Javier Sierra, a nationally syndicated columnist and Latino media consultant for the Sierra Club, has been named by PODER magazine as one of the Top 100 Latino Green Leaders in the United States.
Sierra's monthly column about Latinos and the environment, Sierra & Tierra, is regularly published by the country's leading bilingual publications, including Los Angeles' La Opinion and New York City's El Diario-La Prensa.
PODER, a leading Latino business-and-lifestyle publication based in Miami, says "Sierra has played an essential role in putting the environmental movement on the Latino map by helping the Hispanic community engage with environmental issues such as toxic pollution and climate change."
"It's a wonderful thing that I'm being recognized, but the Sierra Club is also being recognized," Sierra says with characteristic modesty. "The Club was the pioneer in bringing Latinos into the environmental community, so this is really a recognition for the organization as well as myself."
Sierra is a former Deputy Director of Associated Press Television News, where he ran the Latin American desk's day-to-day operations, and prior to that he served as Senior Producer and reporter at CNN en Español, of which he was a founding member. He began his journalistic career at United Press International's Latin American Desk as an editor and reporter. This April was his 11th anniversary with the Sierra Club.
"The Club was the first environmental organization to establish a dialog with the Latino community," he says, "and at the same time they established a presence with Latino media. Blogs were not that big when I started in 2002, and Latinos were mostly focused on TV and radio. But shortly after I started writing my column, La Opinion, the largest Spanish-language newspaper in the country, picked it up, and since then they've run 90 percent of my columns."
Writes PODER in the introduction to its Top 100 list: "Two of the hottest issues in the United States today are the significant growth in the Hispanic population and the increased emphasis on green issues. Less publicized is what is happening at their confluence: more Latinos are playing important roles in environmental issues than ever."
"I do see exponentially greater engagement on environmental issues," says Sierra. "Ninety-two percent of Latinos believe something serious must be done about climate disruption -- a much higher percentage than in the American population at large."
The first national survey on Latinos and the environment, which Sierra helped conduct and promote, was taken in 2008. "It confirmed that Latinos are committed to a clean environment and are for clean energy instead of dirty energy," he says. "In 2012 another national survey confirmed those findings and additionally showed that awareness of climate disruption is much higher now, and that Latinos are disproportionately affected by environmental degradation. They've identified the daily bombardment from toxic pollution as the problem and connected the dots."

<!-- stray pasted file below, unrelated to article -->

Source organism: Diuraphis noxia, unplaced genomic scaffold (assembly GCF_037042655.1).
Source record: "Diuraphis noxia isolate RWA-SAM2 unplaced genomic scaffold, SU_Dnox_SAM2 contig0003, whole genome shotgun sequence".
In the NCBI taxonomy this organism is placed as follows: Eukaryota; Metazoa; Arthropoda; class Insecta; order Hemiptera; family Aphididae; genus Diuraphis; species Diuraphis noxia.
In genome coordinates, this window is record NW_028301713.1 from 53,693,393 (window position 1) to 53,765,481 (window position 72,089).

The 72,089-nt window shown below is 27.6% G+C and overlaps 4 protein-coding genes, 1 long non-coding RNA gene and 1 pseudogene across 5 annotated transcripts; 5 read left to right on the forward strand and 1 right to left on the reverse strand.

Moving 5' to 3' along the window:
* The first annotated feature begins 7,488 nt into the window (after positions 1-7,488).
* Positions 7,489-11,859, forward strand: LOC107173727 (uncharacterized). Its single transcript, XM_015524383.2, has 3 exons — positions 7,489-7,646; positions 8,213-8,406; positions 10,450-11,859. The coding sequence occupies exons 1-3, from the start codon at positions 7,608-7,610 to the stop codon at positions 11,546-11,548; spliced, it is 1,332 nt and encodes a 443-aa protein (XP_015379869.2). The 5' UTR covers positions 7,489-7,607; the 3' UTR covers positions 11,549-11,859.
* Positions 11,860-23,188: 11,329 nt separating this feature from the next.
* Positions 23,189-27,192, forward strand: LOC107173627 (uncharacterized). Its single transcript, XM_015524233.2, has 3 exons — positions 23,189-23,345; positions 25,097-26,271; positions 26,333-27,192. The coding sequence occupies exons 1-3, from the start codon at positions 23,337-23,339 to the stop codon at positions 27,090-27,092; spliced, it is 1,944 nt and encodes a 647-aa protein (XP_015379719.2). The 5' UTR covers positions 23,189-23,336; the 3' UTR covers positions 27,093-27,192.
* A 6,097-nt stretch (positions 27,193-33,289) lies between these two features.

"Latinos have skin in the game," writes PODER. "According to a Sierra Club poll … 83 percent of Latinos favor moving from coal plants to clean sources of energy. In California, according to Tulchin Research, two-thirds of Latino voters considered themselves 'conservationists,' while 90 percent believe we could 'protect the environment and create green jobs at the same time.'"
Asked about his influence on these numbers, Sierra allows that his column has helped get Latinos involved with the environmental community.
"At first there was an awareness of environmental degradation and the health impacts of environmental problems, and over the years we've been able to demonstrate that Latinos suffer disproportionately from environmental pollution. At first the connection wasn't clear, and the community didn't know who or what to blame. 'Why are my kids getting nose bleeds? Why are my kids getting asthma?' It turns out that in most cases a major polluter was right down the street spewing poisons on a daily basis. We have now made so many Latinos aware of environmental degradation and that it's the polluters' fault."
Latinos and the Sierra Club are natural allies, Sierra says. "Their commitment to a healthy environment and a clean energy future is extraordinary. We need to strive even harder to make them feel at home here at the Club and at any other environmental organization."
Sierra & Tierra is distributed to 500 bilingual publications throughout the U.S., and is regularly published in English by the Huffington Post, Alternet, and many others. Sierra is regularly featured on the national and international newscasts of Univision, Telemundo, and Voice of America networks (to name just three), as well as several national and regional radio networks in the United States, Mexico, Venezuela, Colombia, and elsewhere. During the nuclear catastrophe in Japan in 2011, the BP oil spill disaster in the Gulf of Mexico in 2010, and the aftermath of Hurricane Katrina in 2005, Sierra became one of the country's most visible bilingual environmental experts both here and abroad.